“Hayots Ashkhar” defends the use of force against opposition demonstrators. “What should have any government respecting itself and its country done? The answer is obvious: it should have done what it did within the framework of its powers set by the constitution and the laws.” The paper argues that the opposition was pressurizing the authorities into holding a referendum of confidence in President Robert Kocharian.
“Hayastani Hanrapetutyun” also lays the blame on the opposition. The paper says only a few thousand Armenians hold the authorities responsible for their hardships and are ready to take to the streets.
But “Aravot” writes that the authorities have finally discredited themselves and few people believe in their version of events. The paper emphasizes the police beat up not only peaceful demonstrators but also journalists covering the protest. “And this testifies to only one thing: the authorities are now lying to and deceiving the people, trying to hide the truth. Otherwise they would have let the journalists work so that they could provide people with truthful information on time and present the real picture.” An “Aravot” correspondent who witnessed the brutal dispersal of the opposition rally separately expresses shock at the police claims that the demonstrators themselves attacked security forces.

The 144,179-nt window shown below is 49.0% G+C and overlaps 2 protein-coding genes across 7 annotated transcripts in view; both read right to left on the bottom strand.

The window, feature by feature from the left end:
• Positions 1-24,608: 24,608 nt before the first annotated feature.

“Haykakan Zhamanak” carries on all of its pages the picture of deputy police chief Hovannes Varian who is said to have ordered the beating of its two reporters. The paper also says more than 2,500 security officers took part in the “massacre.” “According to informed sources, among the attackers were the bodyguards of police oligarchs and individuals speaking in the Karabakh dialect.”
“Yerevan yesterday resembled a besieged fortress,” “Haykakan Zhamanak” continues. “It seemed to be business as usual on the streets. But the atmosphere was tense. In cafes and buses people had one topic of conversation: the overnight events, the ensued violence. The main question asked was what continuation all of this will have.”
“Haykakan Zhamanak” also discloses details of Tuesday’s meeting between Kocharian and the leaders of the three coalition parties, the pro-establishment MAK party and the People’s Deputy parliamentary group. It says representatives of the Republican and Dashnaktsutyun parties “stoically” keep silent throughout the meeting. “Orinats Yerkir leader Artur Baghdasarian tried to talk about democratic values, MAK chairman Gurgen Arsenian spoke but about a totally different topic, while the People’s Deputy leader Karen Karapetian found worrisome actions taken against [opposition] deputies and again called for a dialogue between the parties.” As for Kocharian, he is said to have “reaffirmed his resolve to go to the end.”
“Aravot” similarly reports that none of the participants sought any explanation from Kocharian about the heavy-handed police actions. The paper says Arsenian, for example, heaped praise on Kocharian, asking him to thank the security forces.